The high court also instructed trial courts to conduct proceedings of minor offences against an accused with the main case instead of a separate trial. The courts should pass an order to transfer minor offences to be tried together with the main case at the same time to reduce burden of unnecessary trials, the IHC said.
‘Most detailed verdict on child pornography’
Speaking to Voicepk.net, Maliha Zia, associate director of Legal Aid Society, said the IHC order was among a few of judgments that looks into international conventions that Pakistan was a signatory to including the Convention on the Rights of the Child.
“Justice Kayani has recognised that Pakistan was obligated to implement the Optional Protocol even though it had not signed the protocol,” she said. The court set a good precedent in linking international law with national laws, she added.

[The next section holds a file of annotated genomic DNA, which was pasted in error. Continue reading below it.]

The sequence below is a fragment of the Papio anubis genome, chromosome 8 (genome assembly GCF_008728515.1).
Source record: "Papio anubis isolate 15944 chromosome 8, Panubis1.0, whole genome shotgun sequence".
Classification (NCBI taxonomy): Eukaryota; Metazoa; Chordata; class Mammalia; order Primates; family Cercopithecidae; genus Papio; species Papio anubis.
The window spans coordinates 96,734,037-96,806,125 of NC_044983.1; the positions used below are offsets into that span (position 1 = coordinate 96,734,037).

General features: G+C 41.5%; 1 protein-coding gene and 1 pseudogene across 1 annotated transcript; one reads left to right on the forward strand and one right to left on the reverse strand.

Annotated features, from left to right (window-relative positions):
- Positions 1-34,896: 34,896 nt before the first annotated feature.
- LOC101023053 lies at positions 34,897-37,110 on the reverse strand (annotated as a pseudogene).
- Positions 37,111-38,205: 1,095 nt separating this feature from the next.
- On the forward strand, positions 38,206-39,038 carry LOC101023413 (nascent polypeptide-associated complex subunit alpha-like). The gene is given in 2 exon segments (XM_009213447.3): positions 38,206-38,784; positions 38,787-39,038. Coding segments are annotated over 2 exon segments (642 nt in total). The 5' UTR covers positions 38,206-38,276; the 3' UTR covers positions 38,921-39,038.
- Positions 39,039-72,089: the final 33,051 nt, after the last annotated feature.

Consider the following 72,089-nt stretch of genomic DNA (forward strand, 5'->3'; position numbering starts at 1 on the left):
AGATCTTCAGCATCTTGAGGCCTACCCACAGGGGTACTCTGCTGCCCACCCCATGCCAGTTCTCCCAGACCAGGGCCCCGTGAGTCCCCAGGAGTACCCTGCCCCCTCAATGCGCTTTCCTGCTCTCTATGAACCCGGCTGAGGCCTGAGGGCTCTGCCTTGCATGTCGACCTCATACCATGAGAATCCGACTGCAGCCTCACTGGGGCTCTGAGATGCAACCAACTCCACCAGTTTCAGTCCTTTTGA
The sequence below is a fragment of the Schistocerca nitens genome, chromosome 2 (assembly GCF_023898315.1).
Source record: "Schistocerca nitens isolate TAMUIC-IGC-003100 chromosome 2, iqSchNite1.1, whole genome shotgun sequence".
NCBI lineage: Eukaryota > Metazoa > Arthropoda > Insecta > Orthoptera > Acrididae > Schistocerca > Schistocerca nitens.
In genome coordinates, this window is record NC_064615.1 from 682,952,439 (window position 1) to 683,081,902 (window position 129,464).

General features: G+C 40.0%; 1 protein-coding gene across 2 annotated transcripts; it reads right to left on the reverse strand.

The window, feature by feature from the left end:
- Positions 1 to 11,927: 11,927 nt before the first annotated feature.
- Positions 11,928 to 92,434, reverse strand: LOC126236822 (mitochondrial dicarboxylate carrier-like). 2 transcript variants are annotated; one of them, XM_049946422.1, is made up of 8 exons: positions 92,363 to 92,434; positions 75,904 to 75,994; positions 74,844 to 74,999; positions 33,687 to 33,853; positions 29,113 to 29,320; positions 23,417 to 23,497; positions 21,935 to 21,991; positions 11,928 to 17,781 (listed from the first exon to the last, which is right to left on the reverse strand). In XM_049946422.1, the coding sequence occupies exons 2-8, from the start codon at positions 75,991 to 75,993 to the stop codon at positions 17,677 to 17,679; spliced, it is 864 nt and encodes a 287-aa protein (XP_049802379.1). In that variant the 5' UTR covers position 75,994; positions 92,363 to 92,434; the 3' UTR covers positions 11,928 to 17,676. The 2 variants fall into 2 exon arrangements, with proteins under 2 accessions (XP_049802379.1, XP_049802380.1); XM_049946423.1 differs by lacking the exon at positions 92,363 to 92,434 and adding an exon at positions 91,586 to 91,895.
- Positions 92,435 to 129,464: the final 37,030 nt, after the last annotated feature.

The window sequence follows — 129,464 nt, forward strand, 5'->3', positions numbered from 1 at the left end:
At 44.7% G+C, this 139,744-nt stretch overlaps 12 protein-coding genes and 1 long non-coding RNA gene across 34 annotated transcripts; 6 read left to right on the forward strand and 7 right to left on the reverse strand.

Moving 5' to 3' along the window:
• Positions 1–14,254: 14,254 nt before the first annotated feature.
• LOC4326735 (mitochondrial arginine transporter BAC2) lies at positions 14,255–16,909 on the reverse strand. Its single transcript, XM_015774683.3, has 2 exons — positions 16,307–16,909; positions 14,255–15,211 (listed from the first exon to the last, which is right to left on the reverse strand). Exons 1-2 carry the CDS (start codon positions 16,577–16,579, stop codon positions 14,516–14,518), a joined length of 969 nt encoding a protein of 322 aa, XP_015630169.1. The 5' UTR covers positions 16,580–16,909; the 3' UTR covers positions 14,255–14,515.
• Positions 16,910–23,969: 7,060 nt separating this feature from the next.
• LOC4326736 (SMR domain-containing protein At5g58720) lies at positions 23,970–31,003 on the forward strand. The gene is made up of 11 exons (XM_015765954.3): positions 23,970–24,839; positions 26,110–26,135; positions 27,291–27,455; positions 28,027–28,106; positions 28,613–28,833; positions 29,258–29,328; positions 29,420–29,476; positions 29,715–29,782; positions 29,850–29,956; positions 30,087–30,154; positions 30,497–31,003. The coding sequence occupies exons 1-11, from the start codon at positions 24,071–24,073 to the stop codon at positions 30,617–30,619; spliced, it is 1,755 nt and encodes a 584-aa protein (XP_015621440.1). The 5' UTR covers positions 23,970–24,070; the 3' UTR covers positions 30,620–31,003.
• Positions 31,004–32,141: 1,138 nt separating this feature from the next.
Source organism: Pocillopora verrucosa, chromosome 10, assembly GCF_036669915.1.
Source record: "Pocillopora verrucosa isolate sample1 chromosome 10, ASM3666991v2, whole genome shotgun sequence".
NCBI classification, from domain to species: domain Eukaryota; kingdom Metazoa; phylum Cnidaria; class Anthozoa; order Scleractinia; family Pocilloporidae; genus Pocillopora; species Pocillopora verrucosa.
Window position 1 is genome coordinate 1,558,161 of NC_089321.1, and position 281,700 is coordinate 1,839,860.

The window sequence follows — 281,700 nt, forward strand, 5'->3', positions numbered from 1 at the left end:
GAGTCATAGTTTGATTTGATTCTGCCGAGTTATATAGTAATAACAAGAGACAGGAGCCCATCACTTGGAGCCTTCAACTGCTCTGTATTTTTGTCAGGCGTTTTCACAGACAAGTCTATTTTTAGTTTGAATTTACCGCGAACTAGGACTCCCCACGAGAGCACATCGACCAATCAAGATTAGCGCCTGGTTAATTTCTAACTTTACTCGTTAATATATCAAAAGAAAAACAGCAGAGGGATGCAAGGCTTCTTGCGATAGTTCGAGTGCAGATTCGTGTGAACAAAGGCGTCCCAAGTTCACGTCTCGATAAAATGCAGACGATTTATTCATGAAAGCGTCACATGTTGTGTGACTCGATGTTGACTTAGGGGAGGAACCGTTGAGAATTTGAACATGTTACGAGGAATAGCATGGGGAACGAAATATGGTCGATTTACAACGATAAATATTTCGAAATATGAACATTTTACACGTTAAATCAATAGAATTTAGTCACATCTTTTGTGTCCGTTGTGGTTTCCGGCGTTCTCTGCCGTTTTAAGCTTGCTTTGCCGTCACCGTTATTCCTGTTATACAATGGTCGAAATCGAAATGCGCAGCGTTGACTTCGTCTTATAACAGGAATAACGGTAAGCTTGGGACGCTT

The court also took note of the contradiction in sentences relating to child pornography under the PPP and PECA. “Justice Kayani explained the contradictions and similarities between both these laws relating to offence of child pornography and the how to overcome them.”
According to Zia, the IHC order makes a person culpable of child pornography even for possession of pornography material. “The law has recognized that a person should be held guilty of child pornography not only by transmitting or filming a video but even on possession of a video,” she explained.
She said the IHC judgment had gone into great detail on child pornography and it was imperative that every criminal justice actor has had clarity on its meanings.